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MS XP previews morph into list building, market seeding

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Last week Microsoft announced a "Corporate Preview Program" for Office XP, giving "more than 500,000 corporate customers" the chance to check out pre-release code for the product over the next few (well, six actually) months. Today, a full seven days later, Microsoft released Office XP to manufacturing.

The CPP code is apparently based on Release Candidate 1 of XP, which itself was released around mid-February. At the time of the CPP announcement Microsoft clearly had CDs of the code ready to ship, as it was quoting three to five days for express delivery. It might even have had 500,000 (although we recall that being the MS-quoted magic number for he Win2k CPP as well)... but, why?

Do the numbers. Say Microsoft had two weeks from getting to RC1 to arrange enough volume CD pressings to be able to kick off the CPP on February 28th. So if it RTMs Office XP on March 5th (which it did), it could actually CPP the gold code and (we'll throw in another week because we're generous) announce this on March 26th. Basing the exercise on gold code when you're already going into manufacture of the full retail product wouldn't necessarily be a completely worthless exercise, because it's obviously a darn sight quicker to just run off the CDs than to put together the manuals, documentation, licensing and support packages. People who wanted to see Office XP a couple of months early would still get the chance.

And it's a tempting offer. It costs $19.95 a pop, that pop being not a single user product, but a kit that can be installed on up to ten computers. And you can order up to five kits, so you could roll it out to a reasonable sized office. You're able to use it up until August 31st, after which it reverts to "reduced-functionality mode," which means you can look at the files you made, but you can't touch until you buy an XP licence.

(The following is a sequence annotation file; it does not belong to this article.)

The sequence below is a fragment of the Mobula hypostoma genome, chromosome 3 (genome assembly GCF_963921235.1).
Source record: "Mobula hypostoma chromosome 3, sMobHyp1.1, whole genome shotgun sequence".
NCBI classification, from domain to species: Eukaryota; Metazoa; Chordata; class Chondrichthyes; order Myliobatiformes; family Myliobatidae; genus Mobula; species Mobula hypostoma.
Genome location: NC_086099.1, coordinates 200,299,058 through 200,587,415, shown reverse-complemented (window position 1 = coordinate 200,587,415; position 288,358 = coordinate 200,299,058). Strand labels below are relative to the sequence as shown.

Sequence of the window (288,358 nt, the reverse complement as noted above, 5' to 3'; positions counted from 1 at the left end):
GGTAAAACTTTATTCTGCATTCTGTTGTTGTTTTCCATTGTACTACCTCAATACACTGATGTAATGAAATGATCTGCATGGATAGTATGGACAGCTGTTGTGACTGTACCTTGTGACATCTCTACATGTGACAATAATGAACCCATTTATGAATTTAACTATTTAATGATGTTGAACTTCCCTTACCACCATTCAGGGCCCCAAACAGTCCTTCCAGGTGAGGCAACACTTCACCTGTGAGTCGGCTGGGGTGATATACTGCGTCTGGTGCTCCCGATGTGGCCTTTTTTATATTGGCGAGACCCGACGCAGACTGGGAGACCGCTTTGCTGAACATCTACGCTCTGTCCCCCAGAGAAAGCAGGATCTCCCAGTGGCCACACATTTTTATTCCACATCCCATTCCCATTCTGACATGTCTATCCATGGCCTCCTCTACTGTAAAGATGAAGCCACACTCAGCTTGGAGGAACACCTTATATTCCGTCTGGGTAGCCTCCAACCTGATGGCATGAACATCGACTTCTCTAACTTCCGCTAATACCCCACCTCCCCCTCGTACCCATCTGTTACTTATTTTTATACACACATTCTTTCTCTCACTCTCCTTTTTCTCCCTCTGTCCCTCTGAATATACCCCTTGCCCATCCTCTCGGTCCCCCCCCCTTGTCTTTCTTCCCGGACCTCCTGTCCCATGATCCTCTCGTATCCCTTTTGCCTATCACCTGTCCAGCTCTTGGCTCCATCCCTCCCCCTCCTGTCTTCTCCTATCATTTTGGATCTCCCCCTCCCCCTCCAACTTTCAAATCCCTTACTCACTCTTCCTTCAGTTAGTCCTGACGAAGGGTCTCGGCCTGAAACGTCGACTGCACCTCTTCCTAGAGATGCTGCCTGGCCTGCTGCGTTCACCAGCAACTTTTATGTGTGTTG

Despite the "corporate" tag, Microsoft merchandising seems decidely unchoosy about the target customers. So long as you fill in name, address, company, job spec etc and a credit card number, it would appear to be cool. So what have we got?

It's clearly another increment in the evolution of Microsoft beta code away from actual testing and towards product seeding and list building. First Microsoft went with widespread, public "betas" which had no influence on the final product (because they were pretty much final product). Then it hit on the wheeze of levying some kind of "handling" charge for the preview code, so this component of pre-launch marketing could be largely self-financing. And now it's shipping a preview just days before the product RTMs, making even the fiction of user input impossible to maintain.

Tsk. What can you do with them? And we can't help noting a couple of other points. Sure, the XP CPP code will be time-bombed, and it'll no doubt also be subject to Product Activation, as will the final shipping code. But time bombs get cracked, and so may Product Activation (the jury's still out on that one) - so is the benefit for Microsoft of getting the code out there worth the risks associated with showering the world with cheap CDs?

But then again, Microsoft will have a lot more information about the CPP participants than it will necessarily have about purchasers of the full product. You won't, we're assured, be compelled to register Office XP, and you won't have to give out any personal details when you go through the activation process. That's clearly not the case with the CPP, because although you might not fill in the right details, you're going to have to fill in a credit card of sorts, and an address of sorts - right?

Look for even more tempting database-building cheapies from Redmond RSN - we can't wait for the WinXP cover-mounts... ®

High performance access to file storage

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